Twitter and Facebook crime surges in the U.K.

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In Britain, crime reports involving Twitter and Facebook aspects have shot up 780 percent in the past four years, according to police figures released Thursday.

In Britain, crime reports involving Twitter and Facebook aspects have shot up 780 percent in the past four years, according to police figures released Thursday.

Between 2008 and 2012, nearly 5,000 complaints involving the social media sites were registered by more than two dozen police forces in England, Scotland, and Wales. The most common allegations involved sexual offenses, fraud or impersonation complaints, racially charged messages and harassment.

In 2008, police investigated 556 cases, charging 46 people. In the last four years, 653 people have faced charges resulting from 4,908 complaints. Citizens fear that the flurry of social media crime is pushing police resources to the brink.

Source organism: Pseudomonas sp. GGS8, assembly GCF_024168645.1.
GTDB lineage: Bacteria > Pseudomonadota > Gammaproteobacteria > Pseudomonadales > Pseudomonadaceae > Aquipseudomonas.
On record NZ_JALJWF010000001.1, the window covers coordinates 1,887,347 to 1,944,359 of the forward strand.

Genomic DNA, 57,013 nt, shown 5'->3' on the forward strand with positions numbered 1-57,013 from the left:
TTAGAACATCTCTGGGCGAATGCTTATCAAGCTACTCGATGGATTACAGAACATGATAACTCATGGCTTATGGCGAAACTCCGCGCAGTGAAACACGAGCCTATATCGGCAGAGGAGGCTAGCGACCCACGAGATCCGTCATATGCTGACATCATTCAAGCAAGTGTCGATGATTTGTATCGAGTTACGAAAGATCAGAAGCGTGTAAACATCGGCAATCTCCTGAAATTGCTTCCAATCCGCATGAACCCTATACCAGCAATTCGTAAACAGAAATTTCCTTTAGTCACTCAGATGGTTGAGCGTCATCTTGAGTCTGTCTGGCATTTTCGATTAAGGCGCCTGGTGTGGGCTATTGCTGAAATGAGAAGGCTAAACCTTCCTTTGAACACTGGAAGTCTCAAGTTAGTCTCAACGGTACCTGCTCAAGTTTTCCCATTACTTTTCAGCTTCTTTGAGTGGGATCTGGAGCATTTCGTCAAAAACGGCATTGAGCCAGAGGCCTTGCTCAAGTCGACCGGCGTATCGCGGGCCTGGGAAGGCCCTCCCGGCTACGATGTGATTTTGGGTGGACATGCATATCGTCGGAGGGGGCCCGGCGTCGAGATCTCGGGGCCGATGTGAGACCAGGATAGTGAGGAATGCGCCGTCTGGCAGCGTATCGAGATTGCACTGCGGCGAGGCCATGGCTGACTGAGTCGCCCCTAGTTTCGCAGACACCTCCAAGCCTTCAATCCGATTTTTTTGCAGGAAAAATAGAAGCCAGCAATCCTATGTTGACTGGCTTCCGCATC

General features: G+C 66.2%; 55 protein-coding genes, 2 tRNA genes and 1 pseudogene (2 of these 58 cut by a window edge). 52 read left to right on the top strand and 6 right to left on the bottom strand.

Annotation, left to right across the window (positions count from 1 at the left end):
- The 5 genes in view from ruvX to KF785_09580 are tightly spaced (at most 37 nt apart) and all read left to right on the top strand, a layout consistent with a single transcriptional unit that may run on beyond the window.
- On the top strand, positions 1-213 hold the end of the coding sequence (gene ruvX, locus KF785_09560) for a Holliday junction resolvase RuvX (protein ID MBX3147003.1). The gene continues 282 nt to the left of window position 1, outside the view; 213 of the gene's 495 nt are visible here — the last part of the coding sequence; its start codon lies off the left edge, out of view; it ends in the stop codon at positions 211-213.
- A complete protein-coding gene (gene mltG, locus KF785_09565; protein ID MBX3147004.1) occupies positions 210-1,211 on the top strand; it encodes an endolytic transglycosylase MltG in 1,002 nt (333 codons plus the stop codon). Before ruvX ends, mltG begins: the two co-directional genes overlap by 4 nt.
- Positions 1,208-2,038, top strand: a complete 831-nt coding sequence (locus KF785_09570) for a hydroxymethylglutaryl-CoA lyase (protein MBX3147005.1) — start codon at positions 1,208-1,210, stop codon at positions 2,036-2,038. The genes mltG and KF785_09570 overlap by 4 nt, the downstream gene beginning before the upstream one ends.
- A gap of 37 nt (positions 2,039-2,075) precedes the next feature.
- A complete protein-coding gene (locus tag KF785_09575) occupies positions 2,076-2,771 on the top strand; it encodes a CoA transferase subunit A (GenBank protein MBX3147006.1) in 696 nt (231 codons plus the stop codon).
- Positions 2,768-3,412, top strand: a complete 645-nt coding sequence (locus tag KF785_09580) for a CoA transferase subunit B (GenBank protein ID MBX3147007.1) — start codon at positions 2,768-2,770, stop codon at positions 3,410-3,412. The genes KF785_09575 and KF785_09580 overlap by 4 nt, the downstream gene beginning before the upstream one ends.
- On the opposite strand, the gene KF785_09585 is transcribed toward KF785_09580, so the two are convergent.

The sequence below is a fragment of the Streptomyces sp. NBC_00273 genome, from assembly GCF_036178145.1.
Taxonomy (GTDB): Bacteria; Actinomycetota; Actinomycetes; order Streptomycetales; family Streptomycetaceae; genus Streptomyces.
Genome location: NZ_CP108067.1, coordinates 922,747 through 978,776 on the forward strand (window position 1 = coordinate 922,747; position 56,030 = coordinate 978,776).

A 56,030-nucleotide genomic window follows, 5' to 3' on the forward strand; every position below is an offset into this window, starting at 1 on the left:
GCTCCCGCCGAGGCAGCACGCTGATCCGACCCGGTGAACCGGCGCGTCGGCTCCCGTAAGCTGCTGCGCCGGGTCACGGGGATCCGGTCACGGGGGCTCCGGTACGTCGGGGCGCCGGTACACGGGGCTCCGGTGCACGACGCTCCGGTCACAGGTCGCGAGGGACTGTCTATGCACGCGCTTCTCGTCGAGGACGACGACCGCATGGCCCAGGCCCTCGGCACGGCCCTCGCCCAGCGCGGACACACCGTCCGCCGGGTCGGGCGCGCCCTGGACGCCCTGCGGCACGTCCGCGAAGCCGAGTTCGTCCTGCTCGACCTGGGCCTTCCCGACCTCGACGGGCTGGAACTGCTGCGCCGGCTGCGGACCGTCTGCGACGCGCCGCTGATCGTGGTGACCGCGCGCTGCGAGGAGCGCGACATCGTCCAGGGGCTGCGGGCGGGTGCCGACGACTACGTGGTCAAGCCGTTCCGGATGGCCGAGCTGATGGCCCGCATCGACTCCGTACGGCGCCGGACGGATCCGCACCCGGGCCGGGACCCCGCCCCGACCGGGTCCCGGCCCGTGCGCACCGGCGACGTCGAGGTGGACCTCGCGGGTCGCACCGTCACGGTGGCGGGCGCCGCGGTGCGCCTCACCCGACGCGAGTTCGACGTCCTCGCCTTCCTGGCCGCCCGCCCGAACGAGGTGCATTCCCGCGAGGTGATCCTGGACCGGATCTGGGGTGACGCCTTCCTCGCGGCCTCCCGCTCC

Greater Manchester Police registered the highest number of complaints, with 115; while Lancashire Police said the force received six threats of murder on social media. Tayside Police in northern England received 66 reports this year involving Facebook and Twitter complaints. 

At the Daily Dot, we've reported on numerous cases involving the popular websites: a teen being fatally stabbed at party after the invite went viral on Facebook, a 17-year-old harassing British diver Tom Daley, and even a British cop who admitted to trolling on Facebook.

Chief Constable Andy Trotter, a senior official with the Association of Chief Police Officers, told U.K. broadcaster Channel 4 that forces might need dedicated squads to investigate Facebook and Twitter crimes.

"It is a new world for all and we could end up in a situation where each constabulary needs a dedicated Twitter squad," said Trotter. "In my opinion, that would not be a good use of resources in difficult financial times."

Trotter said police need to prioritize cases that require police involvement; some crimes would happen regardless if they were discussed on Twitter and Facebook and not to curb free speech.

"In many ways, online communities can be self-regulating and good at weeding out unacceptable behavior," said Trotter, according to BBC News. "We need to find a way of distinguishing between that type of behaviour and that which requires police intervention."

Photo via gomench/Hashgram

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